As I continue my survey of independent Colorado ski areas this season, an expat upstate NY skier from Horseheads (screen name EMSC -- I made turns with him last at Loveland five years ago) mentioned that he was going to be at Ski Cooper on Sunday with his son's racing team so I figured that it'd be nice to catch up with him and break up my habit of usually skiing solo over the last few years.
You may recall that Ski Cooper is one of the Colorado Gems group, not affiliated with Epic Pass or Ikon. While it's not one of the I-70 resorts, the only access from Denver is by taking I-70 past Copper Mountain, then driving a further half hour or so near historic mining town Leadville (see pix from the visit there with my wife in March 2017). I'm really starting to feel like a Denver Front Range skier, having to join other weekend warriors on the way up I-70, including the occasional dreaded "red-snake" effect at certain points.
Exiting at Copper...
... I got there in a little over two hours:
Similar to Sunlight and Powderhorn from last weekend, its audience is almost exclusively local families and retirees. The terrain is mostly green and blue (I'd classify the black trails as double-blue) along with a well known cat-skiing operation on Chicago Ridge, which overlooks the in-bounds area.
A large group from the Eldora Mountain Ski Club, ergo EMSC's moniker) was there to run gates:
Little did I know that exactly a month ago Cooper had opened its first new terrain sector in many moons, along with a brand new t-bar (didn't realize they were still being manufactured), the Tennessee Creek Basin off the backside where the first-aid cross is in the map above. As we headed up the frontside lift, EMSC mentioned that he was looking forward to checking it out and that a recent press release really played up that intermediates should not attempt it -- a Ski Cooper version of the "Expert Skier? You better be!" sign in front of Hunter West.
Given the comparatively mellow pitch of the rest of the mountain, EMSC figured that the warnings about difficulty were likely exaggerated; however, after they dropped the rope around 10 am and we headed in, he agreed that the single-black pitch combined with very tight trees combined to create a legit expert sector and that they should consider glading it a bit in future years .
While he's a very strong skier, I'm not quite at his level, so I wasn't able to link turns or do much beyond picking my way gingerly through the pines. Hitting the bumps alongside the t-bar was a slightly better option for me:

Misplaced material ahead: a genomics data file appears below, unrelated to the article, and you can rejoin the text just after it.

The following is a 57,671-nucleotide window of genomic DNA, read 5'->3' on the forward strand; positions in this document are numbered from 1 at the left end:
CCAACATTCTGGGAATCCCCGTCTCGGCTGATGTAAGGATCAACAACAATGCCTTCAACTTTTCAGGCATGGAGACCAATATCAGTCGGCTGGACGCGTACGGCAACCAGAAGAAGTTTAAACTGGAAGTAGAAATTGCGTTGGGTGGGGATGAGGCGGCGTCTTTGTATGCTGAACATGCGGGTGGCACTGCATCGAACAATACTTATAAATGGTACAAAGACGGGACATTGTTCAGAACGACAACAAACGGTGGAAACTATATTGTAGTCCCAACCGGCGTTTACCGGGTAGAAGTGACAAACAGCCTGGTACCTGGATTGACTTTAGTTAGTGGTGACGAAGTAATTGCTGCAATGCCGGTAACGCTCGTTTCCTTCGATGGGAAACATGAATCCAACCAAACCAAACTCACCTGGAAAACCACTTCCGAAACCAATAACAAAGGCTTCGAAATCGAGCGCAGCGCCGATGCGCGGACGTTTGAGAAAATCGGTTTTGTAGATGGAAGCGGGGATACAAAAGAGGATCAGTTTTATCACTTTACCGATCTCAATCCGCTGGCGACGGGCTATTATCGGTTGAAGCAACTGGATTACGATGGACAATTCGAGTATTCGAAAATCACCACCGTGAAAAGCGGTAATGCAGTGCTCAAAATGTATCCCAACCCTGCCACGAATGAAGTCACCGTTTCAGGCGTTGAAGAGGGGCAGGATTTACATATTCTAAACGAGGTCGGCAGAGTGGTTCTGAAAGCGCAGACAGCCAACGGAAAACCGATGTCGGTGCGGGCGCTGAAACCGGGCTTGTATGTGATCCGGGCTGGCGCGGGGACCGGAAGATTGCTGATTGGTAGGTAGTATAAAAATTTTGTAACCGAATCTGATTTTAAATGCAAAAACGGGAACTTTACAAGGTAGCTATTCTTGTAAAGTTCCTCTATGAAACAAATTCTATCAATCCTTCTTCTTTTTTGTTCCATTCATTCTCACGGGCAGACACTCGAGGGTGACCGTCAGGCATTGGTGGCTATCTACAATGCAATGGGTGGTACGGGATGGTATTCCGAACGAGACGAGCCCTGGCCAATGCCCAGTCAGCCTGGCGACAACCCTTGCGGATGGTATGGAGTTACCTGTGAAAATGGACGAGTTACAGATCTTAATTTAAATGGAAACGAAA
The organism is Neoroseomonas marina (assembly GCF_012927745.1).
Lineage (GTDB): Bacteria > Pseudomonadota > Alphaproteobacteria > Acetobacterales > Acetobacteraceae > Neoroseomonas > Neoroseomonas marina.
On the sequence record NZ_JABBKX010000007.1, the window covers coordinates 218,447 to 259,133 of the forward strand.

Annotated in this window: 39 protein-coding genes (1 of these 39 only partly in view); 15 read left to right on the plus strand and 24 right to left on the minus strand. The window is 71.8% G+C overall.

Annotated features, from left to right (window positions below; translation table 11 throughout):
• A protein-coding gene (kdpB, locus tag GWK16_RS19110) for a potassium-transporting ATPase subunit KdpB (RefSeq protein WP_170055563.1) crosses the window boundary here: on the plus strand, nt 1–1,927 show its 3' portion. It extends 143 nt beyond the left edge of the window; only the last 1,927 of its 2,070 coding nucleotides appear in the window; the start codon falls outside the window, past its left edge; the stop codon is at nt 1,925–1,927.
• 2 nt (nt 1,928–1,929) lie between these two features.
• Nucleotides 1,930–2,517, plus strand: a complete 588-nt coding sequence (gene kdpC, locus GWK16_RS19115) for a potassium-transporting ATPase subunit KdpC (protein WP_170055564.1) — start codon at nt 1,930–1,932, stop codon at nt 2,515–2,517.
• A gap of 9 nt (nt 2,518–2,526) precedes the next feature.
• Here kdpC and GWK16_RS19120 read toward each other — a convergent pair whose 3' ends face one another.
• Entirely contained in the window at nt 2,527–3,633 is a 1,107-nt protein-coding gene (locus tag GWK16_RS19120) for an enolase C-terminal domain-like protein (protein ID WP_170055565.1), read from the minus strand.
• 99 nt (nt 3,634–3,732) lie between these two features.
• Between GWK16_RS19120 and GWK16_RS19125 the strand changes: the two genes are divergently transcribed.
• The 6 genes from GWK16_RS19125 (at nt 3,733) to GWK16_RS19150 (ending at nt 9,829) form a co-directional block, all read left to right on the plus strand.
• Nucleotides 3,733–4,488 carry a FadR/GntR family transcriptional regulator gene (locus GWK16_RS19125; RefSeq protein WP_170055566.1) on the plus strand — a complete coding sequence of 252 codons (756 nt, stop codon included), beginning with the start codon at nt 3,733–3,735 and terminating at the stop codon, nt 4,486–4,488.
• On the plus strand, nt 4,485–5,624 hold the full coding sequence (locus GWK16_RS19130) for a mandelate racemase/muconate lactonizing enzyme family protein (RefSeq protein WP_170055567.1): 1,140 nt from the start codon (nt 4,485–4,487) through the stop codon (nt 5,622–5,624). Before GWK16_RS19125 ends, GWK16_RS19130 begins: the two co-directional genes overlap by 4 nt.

The rest of the terrain, which had received a foot of snow over the past week, was skiing beautifully: velvety groomers with soft chop along the sides and on ungroomed trails. The weather prediction was 36 and sunny the entire day; however, high clouds hung on until the early afternoon, so my pix from the morning aren't very clear (I seem to be saying that a lot recently). Still, we enjoyed high-speed runs through the cut-up leftovers, with Chicago Ridge in the first pic:
By the time the sun came out, I was getting tired of taking pix so I only have a few, but it was pretty ideal with ski-on lifts, albeit with a fair amount of stops and starts from all the young kids:
In short: an enjoyable day and conditions about as good as it gets without anything fresh or untracked. Good thing that I left in such a pleasant mood as the drive back on I-70 was absolutely hideous, far worse than anything I've encountered while living in Brooklyn and having to enter Manhattan through the GWB after skiing in the Catskills. Apparently, that's standard operating procedure as weekend crowds head back to the Front Range, so for the rest of the season, I'm likely not going to ski anything west of the Eisenhower Tunnel (i.e. sticking with Loveland or Winter Park if I can score a discounted ticket) on Sundays.
Wow, that looks awesome (sans the I-70 traffic)! I'm already planning a trip there next season (Cooper-Sunlight-Purgatory) via the Freedom Pass, provided they all return to it for 2020-2021. Your trip reports will be a valuable part of my guide.
Was steep in parts; however, I'm a t-bar veteran from all my visits to obscure ski areas in the Alps.
I'm already planning a trip there next season (Cooper-Sunlight-Purgatory) via the Freedom Pass, provided they all return to it for 2020-2021.
What I'd really love is if the Indy Pass could absorb a number of the Colorado Gems ski areas: Sunlight, Powderhorn, Monarch, Cooper, Loveland, etc. Those are what I'm skiing this season and two tickets to each of those next year would be great.
When I decide to do a longer trip to Colorado, will definitely plan to avoid driving during the busy times for I-70! Looks as bad as the traffic on I-95 around DC.
Yeah, it's all in the timing. I was planning to ski on MLK Day and would've gotten killed driving back that evening; however, I was called into the office unexpectedly and drove the whole way from Glenwood Springs early MLK morning at top speed.
Years ago I skied in Summit Co hut-to-hut. I gave my guide an insane tip and in response he offered his place at 12000 ft (I think) for a month, with ski in, ski out access to Ski Cooper. I never took him up on it, but his description of it really appealed to me.
Looks like it's everything I imagined.
I forwarded the link to Doug Fish, he's at Ski Cooper at this moment.
"You just need to go at that shit wide open, hang on, and own it." —Camp